BASRA, Iraq – All around the nation, people commemorated today in remembrance of the great loss the United States suffered on Sept. 11, 2001. The American way of life was tragically altered forever.
Today marks the ninth year since the attack and the thousands of innocent lives perished were remembered in monumental numbers, home and overseas.
In a remembrance ceremony held at the U.S. Army base in Basra’s chapel with service members and civilians in attendance, the traditional ringing of the bell echoed, a patriotic composition sung, spiritual readings read, and a painful experience evoked, brought tears to some and some appeared to hold back.
“It’s most fitting we would pause to remember Sept. 11 and reflect on what has come since,” said Maj. Gen. Vincent K. Brooks, the commanding general the United States Division-South and the 1st Infantry Division.
“Days of great challenge, days of adversity and sadness,” Brooks said, “and yet, the resilience, the demonstration of the indomitable spirit that kept us moving forward, leading to where we are right now.”
Lt. Col. Timothy Mallard, a native of Lakeland, Fla., and the division chaplain for the 1st Inf. Div. said although his experiences at the Pentagon in 2001 and the subsequent three tours has taken a toll on his family and himself, he finds hope.
“Our society appears to run from pain,” Mallard said recalling the 17 days of recovering bodies at the Pentagon site. “Pain can be a tremendous means of re-experiencing a hope. It reminds us of our mortality, that who we are will not last. Hope – that is a great gift.”
Mallard said the war experiences could be used to develop positively.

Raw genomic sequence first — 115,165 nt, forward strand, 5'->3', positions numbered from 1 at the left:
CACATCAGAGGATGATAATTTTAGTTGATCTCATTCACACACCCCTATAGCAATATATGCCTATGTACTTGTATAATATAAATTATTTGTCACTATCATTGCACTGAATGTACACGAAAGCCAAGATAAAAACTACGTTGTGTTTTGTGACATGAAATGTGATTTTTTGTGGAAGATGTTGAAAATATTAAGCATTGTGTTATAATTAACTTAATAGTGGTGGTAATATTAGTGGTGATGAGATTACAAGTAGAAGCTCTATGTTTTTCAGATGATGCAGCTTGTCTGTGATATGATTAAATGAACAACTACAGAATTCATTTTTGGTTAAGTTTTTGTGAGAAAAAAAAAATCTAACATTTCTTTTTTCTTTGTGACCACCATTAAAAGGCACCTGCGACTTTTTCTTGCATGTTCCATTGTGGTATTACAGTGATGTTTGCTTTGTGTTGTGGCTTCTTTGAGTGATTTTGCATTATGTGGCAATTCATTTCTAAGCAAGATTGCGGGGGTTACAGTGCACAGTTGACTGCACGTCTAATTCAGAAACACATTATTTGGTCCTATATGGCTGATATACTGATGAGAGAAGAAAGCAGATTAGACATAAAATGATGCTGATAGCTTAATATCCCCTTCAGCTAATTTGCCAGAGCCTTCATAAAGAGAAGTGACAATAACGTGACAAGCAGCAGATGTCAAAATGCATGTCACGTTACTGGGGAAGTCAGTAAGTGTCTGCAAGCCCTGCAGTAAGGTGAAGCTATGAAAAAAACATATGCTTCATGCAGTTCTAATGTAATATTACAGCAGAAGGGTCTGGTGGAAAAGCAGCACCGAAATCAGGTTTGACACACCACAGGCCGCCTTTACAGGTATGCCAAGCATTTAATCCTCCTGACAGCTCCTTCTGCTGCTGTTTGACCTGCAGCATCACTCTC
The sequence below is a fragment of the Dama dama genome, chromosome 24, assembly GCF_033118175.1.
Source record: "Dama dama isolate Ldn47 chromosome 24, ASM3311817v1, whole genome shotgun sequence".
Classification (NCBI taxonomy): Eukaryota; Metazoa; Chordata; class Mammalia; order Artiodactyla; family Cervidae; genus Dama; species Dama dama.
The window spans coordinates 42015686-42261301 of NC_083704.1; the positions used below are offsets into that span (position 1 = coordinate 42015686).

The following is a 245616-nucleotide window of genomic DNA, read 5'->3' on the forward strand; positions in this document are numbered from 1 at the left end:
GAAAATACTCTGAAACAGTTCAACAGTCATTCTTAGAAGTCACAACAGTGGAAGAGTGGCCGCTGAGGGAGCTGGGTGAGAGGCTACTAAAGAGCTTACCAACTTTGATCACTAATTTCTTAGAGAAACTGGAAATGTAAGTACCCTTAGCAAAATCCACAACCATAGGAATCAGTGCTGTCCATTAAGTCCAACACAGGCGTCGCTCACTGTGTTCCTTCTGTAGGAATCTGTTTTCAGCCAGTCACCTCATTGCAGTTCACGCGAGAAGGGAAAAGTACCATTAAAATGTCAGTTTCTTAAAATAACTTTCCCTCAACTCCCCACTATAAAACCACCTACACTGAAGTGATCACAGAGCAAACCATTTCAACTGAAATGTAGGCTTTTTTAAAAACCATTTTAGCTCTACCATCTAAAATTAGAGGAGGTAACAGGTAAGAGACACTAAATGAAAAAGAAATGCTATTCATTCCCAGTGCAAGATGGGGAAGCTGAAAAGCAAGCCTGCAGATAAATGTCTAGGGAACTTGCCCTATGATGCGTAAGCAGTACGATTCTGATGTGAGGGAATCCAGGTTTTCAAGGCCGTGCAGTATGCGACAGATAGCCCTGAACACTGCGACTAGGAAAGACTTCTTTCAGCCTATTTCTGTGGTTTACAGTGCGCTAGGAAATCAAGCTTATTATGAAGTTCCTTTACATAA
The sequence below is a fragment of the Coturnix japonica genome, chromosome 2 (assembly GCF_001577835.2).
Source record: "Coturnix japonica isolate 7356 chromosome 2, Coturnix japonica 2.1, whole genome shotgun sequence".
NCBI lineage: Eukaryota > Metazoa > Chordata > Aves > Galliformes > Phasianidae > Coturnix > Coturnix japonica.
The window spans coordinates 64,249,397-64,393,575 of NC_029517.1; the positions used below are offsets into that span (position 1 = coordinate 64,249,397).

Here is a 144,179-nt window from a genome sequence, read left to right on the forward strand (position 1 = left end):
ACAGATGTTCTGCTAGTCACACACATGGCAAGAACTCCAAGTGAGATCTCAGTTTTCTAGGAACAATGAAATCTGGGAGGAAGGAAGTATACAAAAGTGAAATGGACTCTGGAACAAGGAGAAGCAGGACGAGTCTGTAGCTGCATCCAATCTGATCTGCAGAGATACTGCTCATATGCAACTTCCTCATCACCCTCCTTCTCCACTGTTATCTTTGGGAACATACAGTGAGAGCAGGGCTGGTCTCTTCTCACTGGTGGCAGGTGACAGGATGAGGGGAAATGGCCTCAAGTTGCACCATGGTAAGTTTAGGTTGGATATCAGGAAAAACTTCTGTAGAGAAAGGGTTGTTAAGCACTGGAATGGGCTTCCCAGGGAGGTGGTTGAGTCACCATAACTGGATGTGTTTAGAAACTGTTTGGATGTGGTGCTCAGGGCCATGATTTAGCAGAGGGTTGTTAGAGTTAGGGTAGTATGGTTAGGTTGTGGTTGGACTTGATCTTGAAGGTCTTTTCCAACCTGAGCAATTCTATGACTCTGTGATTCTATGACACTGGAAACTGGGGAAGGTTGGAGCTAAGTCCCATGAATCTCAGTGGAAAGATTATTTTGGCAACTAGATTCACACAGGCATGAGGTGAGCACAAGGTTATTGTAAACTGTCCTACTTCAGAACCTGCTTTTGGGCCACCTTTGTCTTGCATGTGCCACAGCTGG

“Don’t let your experience define your life,” Mallard said. “You can grow from them; you can become stronger from them. Trust in God and he will lead you to hope.”
A memorial 13K run and 8K walk was held also with 80 service members and military civilians participating.
“I am glad to participate in the run with my American co-workers,” said Jalil Dheyal, a native of Baghdad, and a civil engineer for the Iraqi Facilities Engineering Team on post. “Now we’re mixing culture so we can understand each other. We work for a better future.”
For one soldier, the memorial run is symbolic to her joining the service.
“It’s the reason why I joined the military,” said Spc. Michelle Crossan, a native of San Antonio and a combat medic with the 162nd Area Support Medical Company, Texas National Guard. “It’s a big part of my life. It changed who I am now.”
Paul Inman, a native of Wakefield, Kan., and the safety director for the 1st Inf. Div. expressed his thoughts on those who continue to enlist in the military regardless of the on-going war.
“Thank you for stepping up to the plate,” Inman said. “When the enemy taxes us, you rally around the flag. You continue the legacy of the United States of America.”
This day has been embedded in history and the lives lost and those directly affected is a reminder of the freedom he cherishes said one soldier on his eighth tour since joining the Army.
“What fuels me is pretty straightforward,” said Sgt. 1st Class Luis Torres III, a native of Sinajana, Guam and the communication security non-commissioned officer in charge for the 1st Inf. Div. “My father served for 30 years. It’s in my blood and my duty to continue the tradition, to defend our country’s ideals, which we enjoy today.”
This work, 9/11 continues the ‘drive’ in Soldiers, by SPC Raymond Quintanilla, identified by DVIDS, is free of known copyright restrictions under U.S. copyright law.